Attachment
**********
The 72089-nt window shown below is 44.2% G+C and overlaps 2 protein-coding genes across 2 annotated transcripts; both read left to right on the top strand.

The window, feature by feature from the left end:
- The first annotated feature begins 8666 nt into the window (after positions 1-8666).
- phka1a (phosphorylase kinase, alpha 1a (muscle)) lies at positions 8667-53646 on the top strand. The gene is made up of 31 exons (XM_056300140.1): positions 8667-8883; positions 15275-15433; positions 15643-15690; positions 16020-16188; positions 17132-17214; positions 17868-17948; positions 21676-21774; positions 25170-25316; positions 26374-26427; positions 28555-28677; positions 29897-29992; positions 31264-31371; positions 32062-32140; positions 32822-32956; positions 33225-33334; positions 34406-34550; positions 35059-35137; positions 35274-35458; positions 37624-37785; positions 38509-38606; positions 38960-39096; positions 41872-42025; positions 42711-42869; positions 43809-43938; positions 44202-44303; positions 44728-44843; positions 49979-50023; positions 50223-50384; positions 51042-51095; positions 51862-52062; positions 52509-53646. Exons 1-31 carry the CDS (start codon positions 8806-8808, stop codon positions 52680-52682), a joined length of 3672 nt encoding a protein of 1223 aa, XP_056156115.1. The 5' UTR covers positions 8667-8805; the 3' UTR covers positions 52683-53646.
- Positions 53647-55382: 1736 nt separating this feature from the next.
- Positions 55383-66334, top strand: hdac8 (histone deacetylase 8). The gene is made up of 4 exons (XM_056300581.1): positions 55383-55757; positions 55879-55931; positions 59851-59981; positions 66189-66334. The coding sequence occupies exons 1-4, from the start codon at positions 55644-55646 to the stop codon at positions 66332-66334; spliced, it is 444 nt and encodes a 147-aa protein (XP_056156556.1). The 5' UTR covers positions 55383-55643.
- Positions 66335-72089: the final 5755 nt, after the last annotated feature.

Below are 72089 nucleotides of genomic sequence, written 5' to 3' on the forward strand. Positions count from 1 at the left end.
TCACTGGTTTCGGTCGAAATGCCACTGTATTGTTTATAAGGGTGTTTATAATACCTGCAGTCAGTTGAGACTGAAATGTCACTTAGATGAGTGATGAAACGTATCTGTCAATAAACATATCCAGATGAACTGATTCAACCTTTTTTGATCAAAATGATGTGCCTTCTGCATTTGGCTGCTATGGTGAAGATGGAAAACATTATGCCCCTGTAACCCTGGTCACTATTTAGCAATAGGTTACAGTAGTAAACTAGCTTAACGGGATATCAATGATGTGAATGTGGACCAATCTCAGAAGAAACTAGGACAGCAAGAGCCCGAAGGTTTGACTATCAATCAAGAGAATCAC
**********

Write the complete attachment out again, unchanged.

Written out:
The 72089-nt window shown below is 44.2% G+C and overlaps 2 protein-coding genes across 2 annotated transcripts; both read left to right on the top strand.

The window, feature by feature from the left end:
- The first annotated feature begins 8666 nt into the window (after positions 1-8666).
- phka1a (phosphorylase kinase, alpha 1a (muscle)) lies at positions 8667-53646 on the top strand. The gene is made up of 31 exons (XM_056300140.1): positions 8667-8883; positions 15275-15433; positions 15643-15690; positions 16020-16188; positions 17132-17214; positions 17868-17948; positions 21676-21774; positions 25170-25316; positions 26374-26427; positions 28555-28677; positions 29897-29992; positions 31264-31371; positions 32062-32140; positions 32822-32956; positions 33225-33334; positions 34406-34550; positions 35059-35137; positions 35274-35458; positions 37624-37785; positions 38509-38606; positions 38960-39096; positions 41872-42025; positions 42711-42869; positions 43809-43938; positions 44202-44303; positions 44728-44843; positions 49979-50023; positions 50223-50384; positions 51042-51095; positions 51862-52062; positions 52509-53646. Exons 1-31 carry the CDS (start codon positions 8806-8808, stop codon positions 52680-52682), a joined length of 3672 nt encoding a protein of 1223 aa, XP_056156115.1. The 5' UTR covers positions 8667-8805; the 3' UTR covers positions 52683-53646.
- Positions 53647-55382: 1736 nt separating this feature from the next.
- Positions 55383-66334, top strand: hdac8 (histone deacetylase 8). The gene is made up of 4 exons (XM_056300581.1): positions 55383-55757; positions 55879-55931; positions 59851-59981; positions 66189-66334. The coding sequence occupies exons 1-4, from the start codon at positions 55644-55646 to the stop codon at positions 66332-66334; spliced, it is 444 nt and encodes a 147-aa protein (XP_056156556.1). The 5' UTR covers positions 55383-55643.
- Positions 66335-72089: the final 5755 nt, after the last annotated feature.

Below are 72089 nucleotides of genomic sequence, written 5' to 3' on the forward strand. Positions count from 1 at the left end.
TCACTGGTTTCGGTCGAAATGCCACTGTATTGTTTATAAGGGTGTTTATAATACCTGCAGTCAGTTGAGACTGAAATGTCACTTAGATGAGTGATGAAACGTATCTGTCAATAAACATATCCAGATGAACTGATTCAACCTTTTTTGATCAAAATGATGTGCCTTCTGCATTTGGCTGCTATGGTGAAGATGGAAAACATTATGCCCCTGTAACCCTGGTCACTATTTAGCAATAGGTTACAGTAGTAAACTAGCTTAACGGGATATCAATGATGTGAATGTGGACCAATCTCAGAAGAAACTAGGACAGCAAGAGCCCGAAGGTTTGACTATCAATCAAGAGAATCAC